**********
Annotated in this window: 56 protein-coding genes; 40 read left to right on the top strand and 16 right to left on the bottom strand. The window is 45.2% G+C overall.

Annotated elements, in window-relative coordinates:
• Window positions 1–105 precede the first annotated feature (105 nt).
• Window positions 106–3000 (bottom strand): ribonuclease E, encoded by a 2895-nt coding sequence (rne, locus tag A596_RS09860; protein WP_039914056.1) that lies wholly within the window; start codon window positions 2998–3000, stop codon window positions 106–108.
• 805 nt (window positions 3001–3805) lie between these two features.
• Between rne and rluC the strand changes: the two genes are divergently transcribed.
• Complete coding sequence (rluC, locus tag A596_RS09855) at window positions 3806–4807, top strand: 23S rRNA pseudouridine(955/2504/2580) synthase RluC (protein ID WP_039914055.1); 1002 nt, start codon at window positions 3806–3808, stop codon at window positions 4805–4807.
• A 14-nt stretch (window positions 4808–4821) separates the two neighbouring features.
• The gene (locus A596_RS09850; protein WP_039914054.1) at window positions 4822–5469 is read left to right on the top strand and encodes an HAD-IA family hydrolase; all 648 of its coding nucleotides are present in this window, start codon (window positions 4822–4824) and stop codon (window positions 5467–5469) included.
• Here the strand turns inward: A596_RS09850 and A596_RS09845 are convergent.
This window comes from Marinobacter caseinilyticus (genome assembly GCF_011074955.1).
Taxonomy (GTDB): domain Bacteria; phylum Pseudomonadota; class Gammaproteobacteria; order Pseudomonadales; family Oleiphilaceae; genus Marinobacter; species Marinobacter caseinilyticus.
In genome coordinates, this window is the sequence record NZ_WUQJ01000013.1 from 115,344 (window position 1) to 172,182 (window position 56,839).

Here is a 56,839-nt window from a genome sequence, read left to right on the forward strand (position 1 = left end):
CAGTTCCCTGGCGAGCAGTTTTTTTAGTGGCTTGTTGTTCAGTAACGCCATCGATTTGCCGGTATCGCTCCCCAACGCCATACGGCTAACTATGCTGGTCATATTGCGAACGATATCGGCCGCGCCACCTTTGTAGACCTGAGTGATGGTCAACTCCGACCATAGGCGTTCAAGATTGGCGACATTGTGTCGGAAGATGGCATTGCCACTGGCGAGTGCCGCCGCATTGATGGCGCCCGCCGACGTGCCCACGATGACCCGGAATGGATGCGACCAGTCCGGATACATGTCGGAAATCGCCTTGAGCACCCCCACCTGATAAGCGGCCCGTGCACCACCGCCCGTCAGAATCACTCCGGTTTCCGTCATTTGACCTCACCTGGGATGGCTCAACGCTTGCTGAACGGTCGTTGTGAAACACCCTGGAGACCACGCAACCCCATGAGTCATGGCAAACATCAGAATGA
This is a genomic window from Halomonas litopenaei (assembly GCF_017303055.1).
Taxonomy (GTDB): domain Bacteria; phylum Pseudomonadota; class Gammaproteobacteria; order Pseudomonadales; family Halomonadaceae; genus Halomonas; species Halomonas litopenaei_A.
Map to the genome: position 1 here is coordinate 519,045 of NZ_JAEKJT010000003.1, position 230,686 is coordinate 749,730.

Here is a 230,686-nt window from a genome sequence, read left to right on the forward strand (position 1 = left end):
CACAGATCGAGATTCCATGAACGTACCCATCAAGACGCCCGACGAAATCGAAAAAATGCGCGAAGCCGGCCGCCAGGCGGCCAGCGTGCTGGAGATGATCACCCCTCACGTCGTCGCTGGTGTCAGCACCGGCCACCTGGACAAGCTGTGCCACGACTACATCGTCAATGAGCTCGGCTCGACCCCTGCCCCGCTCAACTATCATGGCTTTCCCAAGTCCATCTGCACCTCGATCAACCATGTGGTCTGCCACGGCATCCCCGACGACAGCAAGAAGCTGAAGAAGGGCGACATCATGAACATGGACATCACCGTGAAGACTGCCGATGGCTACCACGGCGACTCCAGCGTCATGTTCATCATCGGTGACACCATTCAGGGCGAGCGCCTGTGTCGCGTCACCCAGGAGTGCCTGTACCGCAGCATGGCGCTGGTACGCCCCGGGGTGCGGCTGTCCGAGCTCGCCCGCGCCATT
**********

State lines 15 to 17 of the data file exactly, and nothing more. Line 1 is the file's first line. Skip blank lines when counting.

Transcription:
CAGTTCCCTGGCGAGCAGTTTTTTTAGTGGCTTGTTGTTCAGTAACGCCATCGATTTGCCGGTATCGCTCCCCAACGCCATACGGCTAACTATGCTGGTCATATTGCGAACGATATCGGCCGCGCCACCTTTGTAGACCTGAGTGATGGTCAACTCCGACCATAGGCGTTCAAGATTGGCGACATTGTGTCGGAAGATGGCATTGCCACTGGCGAGTGCCGCCGCATTGATGGCGCCCGCCGACGTGCCCACGATGACCCGGAATGGATGCGACCAGTCCGGATACATGTCGGAAATCGCCTTGAGCACCCCCACCTGATAAGCGGCCCGTGCACCACCGCCCGTCAGAATCACTCCGGTTTCCGTCATTTGACCTCACCTGGGATGGCTCAACGCTTGCTGAACGGTCGTTGTGAAACACCCTGGAGACCACGCAACCCCATGAGTCATGGCAAACATCAGAATGA
This is a genomic window from Halomonas litopenaei (assembly GCF_017303055.1).
Taxonomy (GTDB): domain Bacteria; phylum Pseudomonadota; class Gammaproteobacteria; order Pseudomonadales; family Halomonadaceae; genus Halomonas; species Halomonas litopenaei_A.